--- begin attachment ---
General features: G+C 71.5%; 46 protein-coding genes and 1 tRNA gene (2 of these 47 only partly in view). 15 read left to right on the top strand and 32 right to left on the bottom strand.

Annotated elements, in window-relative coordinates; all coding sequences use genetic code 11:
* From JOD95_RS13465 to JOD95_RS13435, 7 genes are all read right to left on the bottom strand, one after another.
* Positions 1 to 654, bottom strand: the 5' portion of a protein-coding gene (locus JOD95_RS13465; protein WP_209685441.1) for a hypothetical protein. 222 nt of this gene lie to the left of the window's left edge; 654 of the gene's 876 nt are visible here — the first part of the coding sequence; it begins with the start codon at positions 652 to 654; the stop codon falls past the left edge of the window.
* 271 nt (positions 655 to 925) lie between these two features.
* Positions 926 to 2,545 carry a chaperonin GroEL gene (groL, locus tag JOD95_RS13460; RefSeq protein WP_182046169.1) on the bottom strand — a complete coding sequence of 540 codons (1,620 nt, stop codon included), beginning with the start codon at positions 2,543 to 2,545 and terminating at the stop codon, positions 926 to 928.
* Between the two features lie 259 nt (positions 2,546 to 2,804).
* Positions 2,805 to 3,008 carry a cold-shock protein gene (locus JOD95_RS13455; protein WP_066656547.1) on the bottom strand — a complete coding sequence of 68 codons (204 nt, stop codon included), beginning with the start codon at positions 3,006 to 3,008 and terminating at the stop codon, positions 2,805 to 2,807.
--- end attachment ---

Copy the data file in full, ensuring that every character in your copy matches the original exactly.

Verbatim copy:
General features: G+C 71.5%; 46 protein-coding genes and 1 tRNA gene (2 of these 47 only partly in view). 15 read left to right on the top strand and 32 right to left on the bottom strand.

Annotated elements, in window-relative coordinates; all coding sequences use genetic code 11:
* From JOD95_RS13465 to JOD95_RS13435, 7 genes are all read right to left on the bottom strand, one after another.
* Positions 1 to 654, bottom strand: the 5' portion of a protein-coding gene (locus JOD95_RS13465; protein WP_209685441.1) for a hypothetical protein. 222 nt of this gene lie to the left of the window's left edge; 654 of the gene's 876 nt are visible here — the first part of the coding sequence; it begins with the start codon at positions 652 to 654; the stop codon falls past the left edge of the window.
* 271 nt (positions 655 to 925) lie between these two features.
* Positions 926 to 2,545 carry a chaperonin GroEL gene (groL, locus tag JOD95_RS13460; RefSeq protein WP_182046169.1) on the bottom strand — a complete coding sequence of 540 codons (1,620 nt, stop codon included), beginning with the start codon at positions 2,543 to 2,545 and terminating at the stop codon, positions 926 to 928.
* Between the two features lie 259 nt (positions 2,546 to 2,804).
* Positions 2,805 to 3,008 carry a cold-shock protein gene (locus JOD95_RS13455; protein WP_066656547.1) on the bottom strand — a complete coding sequence of 68 codons (204 nt, stop codon included), beginning with the start codon at positions 3,006 to 3,008 and terminating at the stop codon, positions 2,805 to 2,807.